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Mikael P.
June 23rd, 2009, 09:51 AM
Hey again forum,
I am wondering how to get this sorted? When I installed Ubuntu a few days ago I wanted my sound to work. So I happily googled and found something about Alsa which I followed. Suddenly I could hear!
But now having become a bit more familiar with things I realised I had something else, PulseAudio which might be competing with Alsa.

In the volume control I can choose my soundcard which has entries where it's either controlled by Alsa or PulseAudio. Lowering the volume on either one affects the audio.

But as I couldn't hear anything when I played mp3's before installing Alsa I don't really know what to do.

So, could anyone point me in the direction I should go?

CatKiller
June 23rd, 2009, 07:46 PM
So, could anyone point me in the direction I should go?

Don't worry about it. Whatever it was that you installed, it probably wasn't ALSA since that its already installed by default. It may have been some optional component.

ALSA and PulseAudio do different things. It's ALSA that actually spits the sound to the soundcard. PulseAudio manages the sound before it needs to be output; mixing different audio streams, applying effects, sending them over the network, that kind of thing. Once it's done with the stream, it passes it on to ALSA to actually play the sound with the soundcard. You're supposed to have them both.

It's possible to bypass PulseAudio and just use ALSA directly, which is what some people choose to do because of configuration problems. But you don't have to.

Being able to control the volume - whether the soundcard is controlled by either PulseAudio or ALSA - is desirable, don't you think? If using one or the other meant that you could no longer control the volume, it would mean that whichever one didn't work was broken.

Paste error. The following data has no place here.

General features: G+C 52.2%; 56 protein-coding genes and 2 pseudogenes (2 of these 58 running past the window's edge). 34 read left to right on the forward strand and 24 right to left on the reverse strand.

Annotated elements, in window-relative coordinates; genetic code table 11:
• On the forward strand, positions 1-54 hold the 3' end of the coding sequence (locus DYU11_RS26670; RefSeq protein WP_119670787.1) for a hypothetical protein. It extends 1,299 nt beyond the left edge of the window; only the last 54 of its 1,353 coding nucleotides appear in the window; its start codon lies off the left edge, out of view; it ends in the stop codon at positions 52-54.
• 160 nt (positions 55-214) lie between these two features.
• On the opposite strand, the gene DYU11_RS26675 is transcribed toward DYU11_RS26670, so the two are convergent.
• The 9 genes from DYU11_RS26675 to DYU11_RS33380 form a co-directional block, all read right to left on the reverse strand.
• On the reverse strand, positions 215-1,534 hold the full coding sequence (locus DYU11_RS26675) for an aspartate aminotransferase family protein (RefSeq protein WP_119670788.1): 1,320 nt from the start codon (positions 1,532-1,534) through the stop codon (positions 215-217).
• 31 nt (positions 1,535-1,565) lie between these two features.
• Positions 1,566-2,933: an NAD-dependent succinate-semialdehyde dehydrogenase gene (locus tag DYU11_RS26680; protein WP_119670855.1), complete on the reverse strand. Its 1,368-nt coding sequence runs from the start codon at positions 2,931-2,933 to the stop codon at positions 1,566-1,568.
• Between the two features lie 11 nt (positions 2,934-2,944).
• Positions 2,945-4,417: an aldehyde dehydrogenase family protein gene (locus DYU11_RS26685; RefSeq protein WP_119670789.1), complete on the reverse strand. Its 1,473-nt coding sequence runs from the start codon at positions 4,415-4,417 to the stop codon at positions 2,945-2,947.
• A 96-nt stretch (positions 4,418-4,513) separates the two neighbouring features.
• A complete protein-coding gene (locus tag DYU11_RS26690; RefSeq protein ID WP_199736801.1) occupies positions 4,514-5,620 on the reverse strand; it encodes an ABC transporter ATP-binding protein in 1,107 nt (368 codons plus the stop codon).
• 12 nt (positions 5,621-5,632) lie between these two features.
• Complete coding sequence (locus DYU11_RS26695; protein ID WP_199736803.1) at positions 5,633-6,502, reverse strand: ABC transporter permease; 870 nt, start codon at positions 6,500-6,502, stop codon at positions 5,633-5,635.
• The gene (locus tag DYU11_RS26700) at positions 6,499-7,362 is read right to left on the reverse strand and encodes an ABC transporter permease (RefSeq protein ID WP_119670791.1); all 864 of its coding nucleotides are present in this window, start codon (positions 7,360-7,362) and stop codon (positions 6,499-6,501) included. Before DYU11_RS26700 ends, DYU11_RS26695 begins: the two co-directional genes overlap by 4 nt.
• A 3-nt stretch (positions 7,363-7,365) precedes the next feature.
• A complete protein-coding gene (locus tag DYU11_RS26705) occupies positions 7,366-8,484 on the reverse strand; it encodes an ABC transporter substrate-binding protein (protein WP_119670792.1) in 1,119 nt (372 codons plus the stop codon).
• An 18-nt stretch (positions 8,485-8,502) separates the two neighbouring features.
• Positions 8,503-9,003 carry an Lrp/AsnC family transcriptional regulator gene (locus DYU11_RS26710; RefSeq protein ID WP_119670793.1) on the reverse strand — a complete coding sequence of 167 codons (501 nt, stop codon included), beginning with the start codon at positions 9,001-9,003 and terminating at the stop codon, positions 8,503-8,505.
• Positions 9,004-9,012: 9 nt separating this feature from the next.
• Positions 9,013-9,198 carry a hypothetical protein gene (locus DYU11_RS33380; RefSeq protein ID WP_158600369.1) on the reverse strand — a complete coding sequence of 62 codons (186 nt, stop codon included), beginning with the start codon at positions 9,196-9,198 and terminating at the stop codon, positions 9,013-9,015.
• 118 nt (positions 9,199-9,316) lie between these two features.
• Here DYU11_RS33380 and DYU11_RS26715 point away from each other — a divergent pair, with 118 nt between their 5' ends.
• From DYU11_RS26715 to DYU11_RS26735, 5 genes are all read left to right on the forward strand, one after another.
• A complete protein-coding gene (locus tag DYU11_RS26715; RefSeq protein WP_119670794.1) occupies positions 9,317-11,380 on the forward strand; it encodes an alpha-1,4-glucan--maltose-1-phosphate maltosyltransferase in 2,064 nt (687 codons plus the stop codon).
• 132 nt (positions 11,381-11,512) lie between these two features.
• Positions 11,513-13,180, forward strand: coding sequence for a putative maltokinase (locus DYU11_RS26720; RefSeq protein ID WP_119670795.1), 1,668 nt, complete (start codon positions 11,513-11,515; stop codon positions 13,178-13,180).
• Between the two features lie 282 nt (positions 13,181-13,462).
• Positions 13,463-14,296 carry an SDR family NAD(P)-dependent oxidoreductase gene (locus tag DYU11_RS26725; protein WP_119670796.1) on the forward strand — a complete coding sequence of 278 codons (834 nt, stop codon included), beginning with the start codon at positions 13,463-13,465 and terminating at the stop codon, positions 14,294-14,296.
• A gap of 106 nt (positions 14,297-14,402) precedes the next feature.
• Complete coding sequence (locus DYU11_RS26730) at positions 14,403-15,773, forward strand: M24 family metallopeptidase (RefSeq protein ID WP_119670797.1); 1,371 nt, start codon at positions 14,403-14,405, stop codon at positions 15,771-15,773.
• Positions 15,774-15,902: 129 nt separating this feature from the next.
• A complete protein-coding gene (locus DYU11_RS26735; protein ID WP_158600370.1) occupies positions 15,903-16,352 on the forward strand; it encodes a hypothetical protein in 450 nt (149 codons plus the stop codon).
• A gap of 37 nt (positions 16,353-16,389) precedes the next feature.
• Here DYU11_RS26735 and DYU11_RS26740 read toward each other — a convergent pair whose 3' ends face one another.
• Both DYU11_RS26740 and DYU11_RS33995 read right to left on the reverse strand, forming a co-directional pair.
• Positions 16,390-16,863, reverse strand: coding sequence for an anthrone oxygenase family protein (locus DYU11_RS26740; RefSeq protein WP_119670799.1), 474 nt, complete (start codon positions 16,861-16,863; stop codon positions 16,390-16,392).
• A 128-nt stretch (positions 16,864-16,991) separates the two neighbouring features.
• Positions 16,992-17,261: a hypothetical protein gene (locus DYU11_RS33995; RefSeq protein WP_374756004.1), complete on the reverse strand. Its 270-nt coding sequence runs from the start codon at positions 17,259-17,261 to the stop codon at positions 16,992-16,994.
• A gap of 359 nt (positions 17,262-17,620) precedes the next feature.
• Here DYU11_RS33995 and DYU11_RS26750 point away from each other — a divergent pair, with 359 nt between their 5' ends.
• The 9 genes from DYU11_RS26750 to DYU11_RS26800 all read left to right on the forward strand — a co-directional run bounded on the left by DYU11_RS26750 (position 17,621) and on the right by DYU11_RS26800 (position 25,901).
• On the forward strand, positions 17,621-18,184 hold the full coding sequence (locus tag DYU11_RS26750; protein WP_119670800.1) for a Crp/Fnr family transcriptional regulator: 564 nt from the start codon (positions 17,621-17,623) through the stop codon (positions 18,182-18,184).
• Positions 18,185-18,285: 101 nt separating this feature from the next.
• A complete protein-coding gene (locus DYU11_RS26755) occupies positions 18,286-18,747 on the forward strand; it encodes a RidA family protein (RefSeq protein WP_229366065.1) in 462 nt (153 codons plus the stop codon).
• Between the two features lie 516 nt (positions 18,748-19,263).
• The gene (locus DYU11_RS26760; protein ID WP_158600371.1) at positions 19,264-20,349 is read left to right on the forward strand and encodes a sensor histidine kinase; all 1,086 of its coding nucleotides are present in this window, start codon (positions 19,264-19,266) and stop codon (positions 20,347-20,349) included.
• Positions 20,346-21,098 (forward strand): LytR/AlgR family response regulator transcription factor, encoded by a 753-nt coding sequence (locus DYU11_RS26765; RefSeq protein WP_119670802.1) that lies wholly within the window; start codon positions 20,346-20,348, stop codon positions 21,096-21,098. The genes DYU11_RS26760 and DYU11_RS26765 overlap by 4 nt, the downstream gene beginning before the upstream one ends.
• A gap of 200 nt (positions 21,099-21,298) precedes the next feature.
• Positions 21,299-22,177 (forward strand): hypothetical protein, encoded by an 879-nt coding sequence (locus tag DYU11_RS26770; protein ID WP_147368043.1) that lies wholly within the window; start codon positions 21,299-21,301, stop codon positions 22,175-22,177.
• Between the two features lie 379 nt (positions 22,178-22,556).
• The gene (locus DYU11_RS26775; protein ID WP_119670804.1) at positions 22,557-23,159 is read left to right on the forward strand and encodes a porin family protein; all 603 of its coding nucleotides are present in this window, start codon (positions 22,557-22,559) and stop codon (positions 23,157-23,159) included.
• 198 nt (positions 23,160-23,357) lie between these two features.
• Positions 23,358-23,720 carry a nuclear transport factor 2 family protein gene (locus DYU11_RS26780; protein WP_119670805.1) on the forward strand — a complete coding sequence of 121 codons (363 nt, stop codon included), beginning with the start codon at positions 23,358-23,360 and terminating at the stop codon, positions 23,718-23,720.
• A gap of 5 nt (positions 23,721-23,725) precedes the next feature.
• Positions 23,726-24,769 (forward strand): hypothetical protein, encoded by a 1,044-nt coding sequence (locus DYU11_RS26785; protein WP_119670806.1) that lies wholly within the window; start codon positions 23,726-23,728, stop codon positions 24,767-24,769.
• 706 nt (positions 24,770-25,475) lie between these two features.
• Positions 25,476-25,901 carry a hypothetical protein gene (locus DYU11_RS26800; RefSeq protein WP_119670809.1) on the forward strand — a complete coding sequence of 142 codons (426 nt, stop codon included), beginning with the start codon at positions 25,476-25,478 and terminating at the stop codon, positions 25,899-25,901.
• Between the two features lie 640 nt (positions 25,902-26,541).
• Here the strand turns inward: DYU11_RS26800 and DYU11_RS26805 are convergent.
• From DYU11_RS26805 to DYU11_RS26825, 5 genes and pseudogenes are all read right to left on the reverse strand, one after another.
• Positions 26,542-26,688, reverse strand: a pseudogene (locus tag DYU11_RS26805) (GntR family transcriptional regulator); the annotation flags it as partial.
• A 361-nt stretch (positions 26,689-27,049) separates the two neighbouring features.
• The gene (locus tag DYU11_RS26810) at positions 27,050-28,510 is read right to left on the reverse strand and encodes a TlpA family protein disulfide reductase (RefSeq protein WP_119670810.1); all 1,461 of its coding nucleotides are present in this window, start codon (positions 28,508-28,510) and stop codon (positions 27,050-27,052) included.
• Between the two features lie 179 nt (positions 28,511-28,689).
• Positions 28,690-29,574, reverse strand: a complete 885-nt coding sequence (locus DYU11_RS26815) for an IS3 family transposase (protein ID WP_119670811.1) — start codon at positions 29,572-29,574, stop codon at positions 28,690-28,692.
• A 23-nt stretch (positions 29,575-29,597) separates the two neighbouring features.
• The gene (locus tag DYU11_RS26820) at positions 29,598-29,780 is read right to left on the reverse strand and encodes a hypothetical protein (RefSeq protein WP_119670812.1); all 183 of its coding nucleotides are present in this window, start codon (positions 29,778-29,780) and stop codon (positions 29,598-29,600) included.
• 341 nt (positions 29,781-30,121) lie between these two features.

kerry_s
June 23rd, 2009, 08:36 PM
yeah, pulseaudio is just a layer on top of alsa, just think of it as a mixer. alsa does the real work and pulseaudio deals with the programs, think middle management. :D

TheExplorer
June 23rd, 2009, 09:08 PM
It's not a layer, not a mixer and not a middle management either. It is a sound server. Speak Linux, people ;)
In fact it's a networked sound server project intended to be an improved drop-in replacement for the Enlightened Sound Daemon (ESD). Read here (http://en.wikipedia.org/wiki/PulseAudio). Well, wiki is not a good thing, just for you to get the meaning.

Mikael P.
June 23rd, 2009, 09:38 PM
Cheers for clearing that up! I thought it might be related to why certain other aspects of the sound does not work properly in my system.

Could you enlighten me as towards where I can find more info about the sound devices on my system? As I have both a proper soundcard and one on my mainboard.
I thought that maybe by disabling the ones I don't use I could get the keyboard volume control actually control the card I am using.

Another thing regarding audio. Why is it that sound works in certain applications and not in others? Do I control their output individually?
I am thinking of the default video and audio tools that came by default with Ubuntu.

kostkon
June 23rd, 2009, 09:47 PM
Cheers for clearing that up! I thought it might be related to why certain other aspects of the sound does not work properly in my system.

Could you enlighten me as towards where I can find more info about the sound devices on my system? As I have both a proper soundcard and one on my mainboard.